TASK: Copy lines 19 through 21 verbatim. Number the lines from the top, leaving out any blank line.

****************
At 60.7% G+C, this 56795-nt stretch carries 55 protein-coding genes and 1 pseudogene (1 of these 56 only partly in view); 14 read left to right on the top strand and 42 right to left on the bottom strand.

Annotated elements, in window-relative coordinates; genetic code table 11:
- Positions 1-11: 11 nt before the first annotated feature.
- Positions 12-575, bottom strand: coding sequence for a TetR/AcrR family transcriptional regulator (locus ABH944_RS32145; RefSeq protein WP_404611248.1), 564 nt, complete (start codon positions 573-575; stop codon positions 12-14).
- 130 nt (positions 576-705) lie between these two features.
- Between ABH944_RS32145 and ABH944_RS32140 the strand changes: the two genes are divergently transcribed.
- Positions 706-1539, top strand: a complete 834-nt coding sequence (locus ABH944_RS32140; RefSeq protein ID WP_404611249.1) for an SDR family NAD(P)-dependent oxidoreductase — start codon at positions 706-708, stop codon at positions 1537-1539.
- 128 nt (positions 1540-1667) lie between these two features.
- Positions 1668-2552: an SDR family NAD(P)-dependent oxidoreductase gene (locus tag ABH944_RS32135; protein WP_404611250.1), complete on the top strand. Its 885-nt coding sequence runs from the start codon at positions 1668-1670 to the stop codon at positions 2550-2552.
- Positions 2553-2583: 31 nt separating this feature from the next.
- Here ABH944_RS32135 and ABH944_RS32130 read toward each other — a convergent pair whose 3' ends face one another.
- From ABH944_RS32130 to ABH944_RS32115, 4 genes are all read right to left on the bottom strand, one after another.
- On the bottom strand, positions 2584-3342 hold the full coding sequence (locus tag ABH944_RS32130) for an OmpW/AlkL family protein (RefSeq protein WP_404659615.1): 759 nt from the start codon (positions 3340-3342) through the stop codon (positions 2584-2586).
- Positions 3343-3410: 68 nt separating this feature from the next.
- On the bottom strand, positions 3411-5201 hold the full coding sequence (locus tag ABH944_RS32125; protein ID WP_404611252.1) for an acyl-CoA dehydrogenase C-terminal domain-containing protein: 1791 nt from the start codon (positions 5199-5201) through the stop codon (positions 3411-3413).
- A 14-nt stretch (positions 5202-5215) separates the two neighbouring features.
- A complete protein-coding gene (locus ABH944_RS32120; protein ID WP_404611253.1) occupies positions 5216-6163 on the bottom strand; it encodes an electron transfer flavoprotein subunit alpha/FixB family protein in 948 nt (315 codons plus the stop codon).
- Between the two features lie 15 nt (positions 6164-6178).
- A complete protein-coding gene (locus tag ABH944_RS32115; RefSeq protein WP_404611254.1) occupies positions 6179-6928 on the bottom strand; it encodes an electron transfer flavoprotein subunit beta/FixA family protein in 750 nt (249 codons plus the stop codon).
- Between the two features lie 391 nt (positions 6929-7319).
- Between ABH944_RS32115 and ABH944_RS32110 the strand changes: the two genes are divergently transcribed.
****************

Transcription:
- A complete protein-coding gene (locus tag ABH944_RS32115; RefSeq protein WP_404611254.1) occupies positions 6179-6928 on the bottom strand; it encodes an electron transfer flavoprotein subunit beta/FixA family protein in 750 nt (249 codons plus the stop codon).
- Between the two features lie 391 nt (positions 6929-7319).
- Between ABH944_RS32115 and ABH944_RS32110 the strand changes: the two genes are divergently transcribed.